Importing 3D data and tiling (IBAMR VTK via VisIt)

This example is very similar to the previous one, but in 3D with data that is available in the tests folder. It also demonstrates the utility of the convex hull algorithm and demonstrates how the domain can be tiled. The script for this example can be found in the examples folder under the name The data was generated in IBAMR. 1 2

import planktos

envir = planktos.environment()

Now, load the VTK data. This is just an excerpt from the larger data set, and only file dumps 3-5 are included. So we will start at 3 and go until there are none left. This is just a bit of data which originally came from IBAMR that we use for testing purposes, thus it’s location in the tests folder. All other information is pulled from the VTK headers!

envir.read_IBAMR3d_vtk_dataset('../tests/IBAMR_test_data', start=3, finish=None)

Now we read in the vertex data. Unlike the IB2d example, here we will use a convex hull algorithm to create a solid object out of the vertex points. This way, we don’t end up with a cylinder without a top on it!


This data was generated with periodic boundary conditions in the x and y directions, simulating an infinite array of cylinders. This means that we can tile our environment if we like, getting a bigger domain for the agents! In this case, let’s tile the environment to a 3x3 grid with respect to its original size.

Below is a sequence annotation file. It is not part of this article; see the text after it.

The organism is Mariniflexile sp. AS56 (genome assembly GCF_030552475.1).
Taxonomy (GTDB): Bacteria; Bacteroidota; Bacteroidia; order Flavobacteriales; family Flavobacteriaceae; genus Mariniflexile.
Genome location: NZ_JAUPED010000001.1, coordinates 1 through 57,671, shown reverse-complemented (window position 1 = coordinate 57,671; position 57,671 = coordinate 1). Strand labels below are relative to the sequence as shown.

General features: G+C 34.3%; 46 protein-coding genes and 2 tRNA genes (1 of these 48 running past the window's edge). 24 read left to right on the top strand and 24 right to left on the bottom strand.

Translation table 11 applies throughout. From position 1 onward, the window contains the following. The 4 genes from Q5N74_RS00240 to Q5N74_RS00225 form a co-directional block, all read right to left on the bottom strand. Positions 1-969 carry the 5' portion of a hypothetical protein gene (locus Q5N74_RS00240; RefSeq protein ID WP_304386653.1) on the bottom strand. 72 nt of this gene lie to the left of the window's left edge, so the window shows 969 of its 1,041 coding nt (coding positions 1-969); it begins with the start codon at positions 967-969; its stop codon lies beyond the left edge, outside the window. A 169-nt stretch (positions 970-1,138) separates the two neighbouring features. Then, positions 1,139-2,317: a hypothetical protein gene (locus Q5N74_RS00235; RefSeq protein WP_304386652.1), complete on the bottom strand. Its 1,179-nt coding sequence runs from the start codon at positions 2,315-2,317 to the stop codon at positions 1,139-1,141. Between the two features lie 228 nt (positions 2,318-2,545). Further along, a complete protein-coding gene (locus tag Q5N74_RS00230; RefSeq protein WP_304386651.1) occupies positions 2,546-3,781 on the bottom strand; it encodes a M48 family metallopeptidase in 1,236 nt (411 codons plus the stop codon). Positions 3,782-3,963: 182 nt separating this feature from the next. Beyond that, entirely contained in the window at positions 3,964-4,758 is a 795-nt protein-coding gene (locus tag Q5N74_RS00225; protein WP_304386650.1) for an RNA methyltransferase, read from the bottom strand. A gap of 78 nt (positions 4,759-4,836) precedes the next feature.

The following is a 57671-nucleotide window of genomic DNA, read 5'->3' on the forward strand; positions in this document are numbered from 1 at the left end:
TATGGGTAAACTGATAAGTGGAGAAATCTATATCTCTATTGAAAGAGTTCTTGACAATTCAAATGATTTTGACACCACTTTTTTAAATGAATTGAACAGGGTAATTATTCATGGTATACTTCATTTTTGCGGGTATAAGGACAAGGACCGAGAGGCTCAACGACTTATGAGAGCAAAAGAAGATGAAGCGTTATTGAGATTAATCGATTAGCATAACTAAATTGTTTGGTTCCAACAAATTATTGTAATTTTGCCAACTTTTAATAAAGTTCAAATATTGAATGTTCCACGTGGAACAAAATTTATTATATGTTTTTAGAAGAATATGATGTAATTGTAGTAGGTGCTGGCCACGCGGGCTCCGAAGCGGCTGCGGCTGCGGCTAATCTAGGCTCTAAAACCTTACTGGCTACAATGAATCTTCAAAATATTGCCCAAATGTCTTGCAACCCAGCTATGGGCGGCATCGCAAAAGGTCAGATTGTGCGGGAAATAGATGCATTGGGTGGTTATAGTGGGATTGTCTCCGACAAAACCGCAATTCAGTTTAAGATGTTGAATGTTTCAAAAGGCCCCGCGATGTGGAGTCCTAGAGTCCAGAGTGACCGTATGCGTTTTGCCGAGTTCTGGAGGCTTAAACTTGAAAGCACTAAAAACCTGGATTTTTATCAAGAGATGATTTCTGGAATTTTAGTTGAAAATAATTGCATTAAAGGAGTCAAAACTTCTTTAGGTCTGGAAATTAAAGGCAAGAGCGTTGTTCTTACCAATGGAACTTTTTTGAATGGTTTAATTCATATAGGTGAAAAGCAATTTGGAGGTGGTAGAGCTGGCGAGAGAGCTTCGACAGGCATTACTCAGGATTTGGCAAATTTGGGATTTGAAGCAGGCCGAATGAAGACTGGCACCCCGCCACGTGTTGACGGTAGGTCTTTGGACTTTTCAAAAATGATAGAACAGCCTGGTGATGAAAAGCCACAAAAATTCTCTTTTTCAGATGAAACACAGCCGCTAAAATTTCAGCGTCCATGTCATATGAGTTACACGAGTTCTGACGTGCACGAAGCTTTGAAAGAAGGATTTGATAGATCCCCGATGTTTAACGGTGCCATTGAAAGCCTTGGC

Let’s add a swarm with 100 agents all positioned somewhat behind the center left-most cylinder with respect to the flow (which is in the x-direction in this example). Remember that we can do this by specifying a point to the init argument of the swarm class, and that we can get the length of the domain in each direction with the envir.L attribute.

In previous examples, our swarm plots always came with plotted estimates for the probability distribution of agents in each cardinal direction. This is done via something called Gaussian kernel density estimation (KDE), in which we center a Gaussian around each agent and then add them all up to get the curves you see. However, we can also view histograms in Planktos. Just for fun, let’s do that for a change.

swrm = planktos.swarm(envir=envir, init=(envir.L[0]*0.5, 0.04, envir.L[2]*0.1))

Maybe you can JUST see the swarm behind the cylinders located near x=0.15, y=0.1!


Griffith, B.E., Hornung, R.D., McQueen, D.M., Peskin, C.S. (2007). An adaptive, formally second order accurate version of the immersed boundary method, Journal of Computational Physics, 223(1), 10-49.